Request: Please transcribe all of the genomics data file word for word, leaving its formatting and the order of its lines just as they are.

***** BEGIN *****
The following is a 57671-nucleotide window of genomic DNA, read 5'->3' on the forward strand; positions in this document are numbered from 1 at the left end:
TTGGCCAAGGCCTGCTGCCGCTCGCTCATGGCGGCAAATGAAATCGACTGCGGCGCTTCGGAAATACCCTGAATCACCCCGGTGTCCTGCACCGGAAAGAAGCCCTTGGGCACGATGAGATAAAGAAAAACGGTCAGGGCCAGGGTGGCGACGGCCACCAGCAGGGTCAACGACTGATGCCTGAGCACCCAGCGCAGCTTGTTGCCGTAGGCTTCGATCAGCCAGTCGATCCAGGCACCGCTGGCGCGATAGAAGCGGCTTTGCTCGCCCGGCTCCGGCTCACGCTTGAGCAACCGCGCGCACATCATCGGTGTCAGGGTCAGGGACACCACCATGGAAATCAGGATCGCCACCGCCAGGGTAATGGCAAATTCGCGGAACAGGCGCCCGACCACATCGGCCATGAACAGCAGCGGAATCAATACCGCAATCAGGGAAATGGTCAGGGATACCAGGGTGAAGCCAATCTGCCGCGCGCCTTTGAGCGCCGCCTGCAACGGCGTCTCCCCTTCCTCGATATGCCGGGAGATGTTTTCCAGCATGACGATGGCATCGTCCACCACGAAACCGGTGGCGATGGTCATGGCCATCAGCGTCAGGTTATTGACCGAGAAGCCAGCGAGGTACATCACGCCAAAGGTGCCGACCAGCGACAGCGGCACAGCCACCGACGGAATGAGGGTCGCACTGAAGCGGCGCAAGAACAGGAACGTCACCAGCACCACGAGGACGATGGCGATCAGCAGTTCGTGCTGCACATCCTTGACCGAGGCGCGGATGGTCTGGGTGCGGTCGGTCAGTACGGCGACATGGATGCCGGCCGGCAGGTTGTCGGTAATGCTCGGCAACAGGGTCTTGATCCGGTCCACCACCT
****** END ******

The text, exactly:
The following is a 57671-nucleotide window of genomic DNA, read 5'->3' on the forward strand; positions in this document are numbered from 1 at the left end:
TTGGCCAAGGCCTGCTGCCGCTCGCTCATGGCGGCAAATGAAATCGACTGCGGCGCTTCGGAAATACCCTGAATCACCCCGGTGTCCTGCACCGGAAAGAAGCCCTTGGGCACGATGAGATAAAGAAAAACGGTCAGGGCCAGGGTGGCGACGGCCACCAGCAGGGTCAACGACTGATGCCTGAGCACCCAGCGCAGCTTGTTGCCGTAGGCTTCGATCAGCCAGTCGATCCAGGCACCGCTGGCGCGATAGAAGCGGCTTTGCTCGCCCGGCTCCGGCTCACGCTTGAGCAACCGCGCGCACATCATCGGTGTCAGGGTCAGGGACACCACCATGGAAATCAGGATCGCCACCGCCAGGGTAATGGCAAATTCGCGGAACAGGCGCCCGACCACATCGGCCATGAACAGCAGCGGAATCAATACCGCAATCAGGGAAATGGTCAGGGATACCAGGGTGAAGCCAATCTGCCGCGCGCCTTTGAGCGCCGCCTGCAACGGCGTCTCCCCTTCCTCGATATGCCGGGAGATGTTTTCCAGCATGACGATGGCATCGTCCACCACGAAACCGGTGGCGATGGTCATGGCCATCAGCGTCAGGTTATTGACCGAGAAGCCAGCGAGGTACATCACGCCAAAGGTGCCGACCAGCGACAGCGGCACAGCCACCGACGGAATGAGGGTCGCACTGAAGCGGCGCAAGAACAGGAACGTCACCAGCACCACGAGGACGATGGCGATCAGCAGTTCGTGCTGCACATCCTTGACCGAGGCGCGGATGGTCTGGGTGCGGTCGGTCAGTACGGCGACATGGATGCCGGCCGGCAGGTTGTCGGTAATGCTCGGCAACAGGGTCTTGATCCGGTCCACCACCT